This semester, physics professor Stephen FitzGerald was awarded a three-year, $235,000 grant from the National Science Foundation to study the quantum dynamics of adsorbed gases within a class of porous materials known as metal-organic frameworks. To the nonscientists among us, this means FitzGerald is testing to see how well hydrogen “sticks” in a material that’s something like a sponge. All of this contributes to the ongoing effort to develop materials that can trap and store hydrogen—in a way that’s small, lightweight, and efficient—which is critical for the use of hydrogen fuel cells in automobiles.

 

The U.S. Department of Energy has a particular interest in fuel-cell vehicles (FCVs) because the technology has the potential to significantly reduce dependence on oil. Fuel-cell vehicles run on hydrogen gas rather than gasoline, and emit no harmful tailpipe emissions, only heat and water. FCVs are more energy efficient than conventional cars, but hydrogen gas contains only a third of the energy per volume as gasoline, making it difficult to store enough hydrogen to go as far as a gasoline vehicle on a full tank. As FitzGerald explains, nature hasn’t provided us with a way to store hydrogen as a normal gas.

According to the Department of Energy, materials-based hydrogen storage may prove to be the best solution in the long term. To date, the so-called stickiness factor of hydrogen in metal organic frameworks has dogged scientists. FitzGerald’s lab is one of the few research groups in the world to successfully use infrared spectroscopy, which is like a chemical fingerprint, to test for this stickiness factor at very cold temperatures.

Compared with a lab in a graduate-level institution, “most of what we’re doing is not standard, and that’s useful for Oberlin,” says FitzGerald, who joined the faculty in 1998 and has been working with hydrogen for about 10 years. “An NSF grant goes a long way at Oberlin because there’s less overhead and we can buy equipment. While teaching and doing scientific research, when it’s money versus time, it is usually the case that time is so much more limiting than money.”

Former students Christie Simmons ’05, Phil Korngut ’06, and Hugh Churchill ’06 helped build the equipment to conduct infrared spectroscopy experiments. The custom-designed box, formally known as an optical cryostat, allows the user to get a signal for hydrogen. FitzGerald says the box has been upgraded several times, but its design was “shockingly successful” from the first use.

Current students will be involved in all aspects of the research, including equipment construction, data acquisition, and the analysis and writing for publication. To work in FitzGerald’s lab, students must take baby steps to become skilled in using equipment and techniques. Two students working in his lab, seniors Chris Pierce and Jenny Schloss, recently coauthored papers that were published in scientific journals. “Student researchers can be an enormous help, and I feel that faculty-student collaboration is one of the greatest selling points of an Oberlin education,” FitzGerald says.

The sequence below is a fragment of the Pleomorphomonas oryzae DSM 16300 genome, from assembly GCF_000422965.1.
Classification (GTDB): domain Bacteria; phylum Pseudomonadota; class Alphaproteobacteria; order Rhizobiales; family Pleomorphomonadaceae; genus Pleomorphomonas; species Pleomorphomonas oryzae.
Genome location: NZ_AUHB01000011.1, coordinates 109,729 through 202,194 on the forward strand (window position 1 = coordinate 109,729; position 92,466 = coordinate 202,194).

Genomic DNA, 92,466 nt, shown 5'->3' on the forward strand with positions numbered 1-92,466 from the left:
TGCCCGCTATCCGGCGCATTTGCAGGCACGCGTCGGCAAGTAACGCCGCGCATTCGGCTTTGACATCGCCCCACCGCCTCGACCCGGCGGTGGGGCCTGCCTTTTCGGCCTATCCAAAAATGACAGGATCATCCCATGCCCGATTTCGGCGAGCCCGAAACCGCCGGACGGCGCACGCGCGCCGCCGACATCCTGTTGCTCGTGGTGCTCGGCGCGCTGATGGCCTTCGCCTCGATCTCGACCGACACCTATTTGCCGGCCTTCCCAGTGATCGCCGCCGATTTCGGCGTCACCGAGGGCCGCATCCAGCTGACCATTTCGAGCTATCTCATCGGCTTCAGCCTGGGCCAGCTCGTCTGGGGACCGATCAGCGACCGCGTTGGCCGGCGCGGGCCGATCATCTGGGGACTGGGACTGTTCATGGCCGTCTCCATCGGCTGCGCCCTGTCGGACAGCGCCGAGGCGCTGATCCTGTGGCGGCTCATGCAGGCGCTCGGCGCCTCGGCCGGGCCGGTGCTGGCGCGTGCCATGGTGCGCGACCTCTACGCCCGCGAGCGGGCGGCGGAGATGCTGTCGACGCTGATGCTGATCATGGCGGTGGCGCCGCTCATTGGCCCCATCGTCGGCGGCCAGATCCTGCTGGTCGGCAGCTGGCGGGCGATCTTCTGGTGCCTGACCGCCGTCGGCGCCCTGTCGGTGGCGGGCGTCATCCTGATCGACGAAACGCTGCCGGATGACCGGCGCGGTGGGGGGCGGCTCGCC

Pierce, a double-degree physics and TIMARA major from New Haven, Connecticut, says that being directly involved in active research has provided a context for the classroom study of physics. “I can see clearly how a concept or technique is used in practice,” he says. “Professor FitzGerald has been very good at identifying what can be learned from almost any mundane laboratory activity, and he allows a good deal of time for tasks that may or may not immediately benefit the research, but have great pedagogical value for a research assistant.”

Pierce also feels fortunate to work in FitzGerald’s lab while several papers were in the process of publication. “I'm been doubly privileged to have worked in the lab when another research group refuted the interpretation of our results. This provided me with a direct understanding of how the scientific community progresses and communicates.”

Schloss, who graduates in December, says she has gained an understanding of how experimental research is conducted, which has shaped her decision to pursue graduate studies in experimental physics.

“I've gained experience with data collection and analysis, and I've helped design and repair parts of the (cryostat) apparatus. I've gotten to work with vacuum systems, with air-sensitive materials, and with liquid helium and other cryogens,” says Schloss, from Concord, Massachusetts. “In working with Professor FitzGerald, I've seen how concepts from my physics courses in quantum mechanics and statistical mechanics apply to present-day research questions.”

In terms of progress toward finding the solution for hydrogen storage materials, FitzGerald views the glass as half full.

“I’d say we’re about halfway there,” he says. “If this research produces nothing practical in the short term, there are still a lot of possibilities in the long term for the study of trapped hydrogen. Regardless, we will increase our understanding of quantum mechanics.”